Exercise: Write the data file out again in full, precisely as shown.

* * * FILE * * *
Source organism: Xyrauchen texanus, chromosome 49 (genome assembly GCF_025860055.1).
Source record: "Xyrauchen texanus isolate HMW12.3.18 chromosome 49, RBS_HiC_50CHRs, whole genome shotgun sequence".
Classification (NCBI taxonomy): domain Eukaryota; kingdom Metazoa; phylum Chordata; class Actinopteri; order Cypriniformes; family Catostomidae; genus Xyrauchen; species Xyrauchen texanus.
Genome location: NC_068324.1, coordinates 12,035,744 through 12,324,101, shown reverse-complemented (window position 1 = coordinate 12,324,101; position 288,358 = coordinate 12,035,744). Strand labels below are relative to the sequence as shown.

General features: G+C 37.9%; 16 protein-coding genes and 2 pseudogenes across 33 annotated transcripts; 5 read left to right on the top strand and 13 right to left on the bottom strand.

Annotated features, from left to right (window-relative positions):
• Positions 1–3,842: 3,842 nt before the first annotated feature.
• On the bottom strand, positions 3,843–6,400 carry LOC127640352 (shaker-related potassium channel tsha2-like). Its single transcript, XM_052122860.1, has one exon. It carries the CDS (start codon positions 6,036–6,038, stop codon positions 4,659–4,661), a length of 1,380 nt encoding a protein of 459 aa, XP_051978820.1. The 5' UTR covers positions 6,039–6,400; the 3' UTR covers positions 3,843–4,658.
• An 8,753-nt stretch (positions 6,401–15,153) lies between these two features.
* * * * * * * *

Source organism: Xyrauchen texanus, chromosome 49 (genome assembly GCF_025860055.1).
Source record: "Xyrauchen texanus isolate HMW12.3.18 chromosome 49, RBS_HiC_50CHRs, whole genome shotgun sequence".
Classification (NCBI taxonomy): domain Eukaryota; kingdom Metazoa; phylum Chordata; class Actinopteri; order Cypriniformes; family Catostomidae; genus Xyrauchen; species Xyrauchen texanus.
Genome location: NC_068324.1, coordinates 12,035,744 through 12,324,101, shown reverse-complemented (window position 1 = coordinate 12,324,101; position 288,358 = coordinate 12,035,744). Strand labels below are relative to the sequence as shown.

General features: G+C 37.9%; 16 protein-coding genes and 2 pseudogenes across 33 annotated transcripts; 5 read left to right on the top strand and 13 right to left on the bottom strand.

Annotated features, from left to right (window-relative positions):
• Positions 1–3,842: 3,842 nt before the first annotated feature.
• On the bottom strand, positions 3,843–6,400 carry LOC127640352 (shaker-related potassium channel tsha2-like). Its single transcript, XM_052122860.1, has one exon. It carries the CDS (start codon positions 6,036–6,038, stop codon positions 4,659–4,661), a length of 1,380 nt encoding a protein of 459 aa, XP_051978820.1. The 5' UTR covers positions 6,039–6,400; the 3' UTR covers positions 3,843–4,658.
• An 8,753-nt stretch (positions 6,401–15,153) lies between these two features.